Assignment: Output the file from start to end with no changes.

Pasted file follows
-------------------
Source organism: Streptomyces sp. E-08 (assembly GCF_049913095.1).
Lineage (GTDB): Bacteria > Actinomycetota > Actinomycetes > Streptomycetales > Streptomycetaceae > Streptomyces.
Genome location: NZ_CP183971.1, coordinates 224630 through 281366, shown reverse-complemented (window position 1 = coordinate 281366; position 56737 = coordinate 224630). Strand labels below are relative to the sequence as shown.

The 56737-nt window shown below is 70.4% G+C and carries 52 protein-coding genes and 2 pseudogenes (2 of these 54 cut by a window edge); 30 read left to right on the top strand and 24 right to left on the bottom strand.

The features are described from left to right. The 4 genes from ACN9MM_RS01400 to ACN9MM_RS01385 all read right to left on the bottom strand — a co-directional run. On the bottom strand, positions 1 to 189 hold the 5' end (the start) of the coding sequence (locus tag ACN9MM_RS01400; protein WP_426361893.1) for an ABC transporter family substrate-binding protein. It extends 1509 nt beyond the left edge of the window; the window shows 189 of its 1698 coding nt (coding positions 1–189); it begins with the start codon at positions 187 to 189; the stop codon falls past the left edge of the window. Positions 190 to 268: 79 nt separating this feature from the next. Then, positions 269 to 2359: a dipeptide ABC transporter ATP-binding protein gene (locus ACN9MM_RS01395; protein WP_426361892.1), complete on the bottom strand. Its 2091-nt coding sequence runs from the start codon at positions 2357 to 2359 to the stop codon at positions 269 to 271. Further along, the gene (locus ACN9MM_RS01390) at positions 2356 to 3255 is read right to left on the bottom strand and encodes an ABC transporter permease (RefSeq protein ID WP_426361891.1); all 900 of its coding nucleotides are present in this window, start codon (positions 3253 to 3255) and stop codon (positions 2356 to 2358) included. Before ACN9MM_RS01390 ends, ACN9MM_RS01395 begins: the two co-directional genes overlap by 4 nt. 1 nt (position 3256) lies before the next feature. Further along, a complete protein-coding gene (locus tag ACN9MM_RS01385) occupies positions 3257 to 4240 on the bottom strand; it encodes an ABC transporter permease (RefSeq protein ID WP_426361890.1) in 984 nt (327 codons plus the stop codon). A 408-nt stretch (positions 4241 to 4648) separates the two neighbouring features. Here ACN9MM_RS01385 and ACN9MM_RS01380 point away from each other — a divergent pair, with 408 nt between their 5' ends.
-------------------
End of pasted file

Source organism: Streptomyces sp. E-08 (assembly GCF_049913095.1).
Lineage (GTDB): Bacteria > Actinomycetota > Actinomycetes > Streptomycetales > Streptomycetaceae > Streptomyces.
Genome location: NZ_CP183971.1, coordinates 224630 through 281366, shown reverse-complemented (window position 1 = coordinate 281366; position 56737 = coordinate 224630). Strand labels below are relative to the sequence as shown.

The 56737-nt window shown below is 70.4% G+C and carries 52 protein-coding genes and 2 pseudogenes (2 of these 54 cut by a window edge); 30 read left to right on the top strand and 24 right to left on the bottom strand.

The features are described from left to right. The 4 genes from ACN9MM_RS01400 to ACN9MM_RS01385 all read right to left on the bottom strand — a co-directional run. On the bottom strand, positions 1 to 189 hold the 5' end (the start) of the coding sequence (locus tag ACN9MM_RS01400; protein WP_426361893.1) for an ABC transporter family substrate-binding protein. It extends 1509 nt beyond the left edge of the window; the window shows 189 of its 1698 coding nt (coding positions 1–189); it begins with the start codon at positions 187 to 189; the stop codon falls past the left edge of the window. Positions 190 to 268: 79 nt separating this feature from the next. Then, positions 269 to 2359: a dipeptide ABC transporter ATP-binding protein gene (locus ACN9MM_RS01395; protein WP_426361892.1), complete on the bottom strand. Its 2091-nt coding sequence runs from the start codon at positions 2357 to 2359 to the stop codon at positions 269 to 271. Further along, the gene (locus ACN9MM_RS01390) at positions 2356 to 3255 is read right to left on the bottom strand and encodes an ABC transporter permease (RefSeq protein ID WP_426361891.1); all 900 of its coding nucleotides are present in this window, start codon (positions 3253 to 3255) and stop codon (positions 2356 to 2358) included. Before ACN9MM_RS01390 ends, ACN9MM_RS01395 begins: the two co-directional genes overlap by 4 nt. 1 nt (position 3256) lies before the next feature. Further along, a complete protein-coding gene (locus tag ACN9MM_RS01385) occupies positions 3257 to 4240 on the bottom strand; it encodes an ABC transporter permease (RefSeq protein ID WP_426361890.1) in 984 nt (327 codons plus the stop codon). A 408-nt stretch (positions 4241 to 4648) separates the two neighbouring features. Here ACN9MM_RS01385 and ACN9MM_RS01380 point away from each other — a divergent pair, with 408 nt between their 5' ends.